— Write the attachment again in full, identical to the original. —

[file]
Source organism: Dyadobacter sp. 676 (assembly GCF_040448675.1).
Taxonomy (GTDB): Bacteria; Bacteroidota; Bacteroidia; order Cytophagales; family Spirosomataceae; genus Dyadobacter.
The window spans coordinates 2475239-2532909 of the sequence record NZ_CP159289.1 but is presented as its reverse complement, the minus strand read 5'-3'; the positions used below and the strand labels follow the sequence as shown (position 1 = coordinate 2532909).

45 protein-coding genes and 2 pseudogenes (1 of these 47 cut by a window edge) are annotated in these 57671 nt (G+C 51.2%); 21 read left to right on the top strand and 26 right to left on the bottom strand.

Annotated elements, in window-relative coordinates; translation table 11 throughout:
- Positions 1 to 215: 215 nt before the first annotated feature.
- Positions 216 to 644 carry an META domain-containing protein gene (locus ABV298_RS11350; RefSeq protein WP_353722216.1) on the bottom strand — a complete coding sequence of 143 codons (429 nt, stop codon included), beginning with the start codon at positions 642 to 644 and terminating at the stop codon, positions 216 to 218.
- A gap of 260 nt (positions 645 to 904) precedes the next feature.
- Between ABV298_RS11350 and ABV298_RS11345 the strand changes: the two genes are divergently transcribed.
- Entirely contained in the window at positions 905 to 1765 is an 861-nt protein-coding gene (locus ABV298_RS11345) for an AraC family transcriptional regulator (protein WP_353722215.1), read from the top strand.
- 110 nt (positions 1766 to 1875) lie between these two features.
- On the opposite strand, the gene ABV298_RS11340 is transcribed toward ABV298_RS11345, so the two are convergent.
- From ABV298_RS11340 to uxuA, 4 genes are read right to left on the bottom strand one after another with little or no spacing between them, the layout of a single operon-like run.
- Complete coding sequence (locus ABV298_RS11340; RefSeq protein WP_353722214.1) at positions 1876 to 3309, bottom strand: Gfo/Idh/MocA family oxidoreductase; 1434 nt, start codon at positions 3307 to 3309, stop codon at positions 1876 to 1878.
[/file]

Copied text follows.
Source organism: Dyadobacter sp. 676 (assembly GCF_040448675.1).
Taxonomy (GTDB): Bacteria; Bacteroidota; Bacteroidia; order Cytophagales; family Spirosomataceae; genus Dyadobacter.
The window spans coordinates 2475239-2532909 of the sequence record NZ_CP159289.1 but is presented as its reverse complement, the minus strand read 5'-3'; the positions used below and the strand labels follow the sequence as shown (position 1 = coordinate 2532909).

45 protein-coding genes and 2 pseudogenes (1 of these 47 cut by a window edge) are annotated in these 57671 nt (G+C 51.2%); 21 read left to right on the top strand and 26 right to left on the bottom strand.

Annotated elements, in window-relative coordinates; translation table 11 throughout:
- Positions 1 to 215: 215 nt before the first annotated feature.
- Positions 216 to 644 carry an META domain-containing protein gene (locus ABV298_RS11350; RefSeq protein WP_353722216.1) on the bottom strand — a complete coding sequence of 143 codons (429 nt, stop codon included), beginning with the start codon at positions 642 to 644 and terminating at the stop codon, positions 216 to 218.
- A gap of 260 nt (positions 645 to 904) precedes the next feature.
- Between ABV298_RS11350 and ABV298_RS11345 the strand changes: the two genes are divergently transcribed.
- Entirely contained in the window at positions 905 to 1765 is an 861-nt protein-coding gene (locus ABV298_RS11345) for an AraC family transcriptional regulator (protein WP_353722215.1), read from the top strand.
- 110 nt (positions 1766 to 1875) lie between these two features.
- On the opposite strand, the gene ABV298_RS11340 is transcribed toward ABV298_RS11345, so the two are convergent.
- From ABV298_RS11340 to uxuA, 4 genes are read right to left on the bottom strand one after another with little or no spacing between them, the layout of a single operon-like run.
- Complete coding sequence (locus ABV298_RS11340; RefSeq protein WP_353722214.1) at positions 1876 to 3309, bottom strand: Gfo/Idh/MocA family oxidoreductase; 1434 nt, start codon at positions 3307 to 3309, stop codon at positions 1876 to 1878.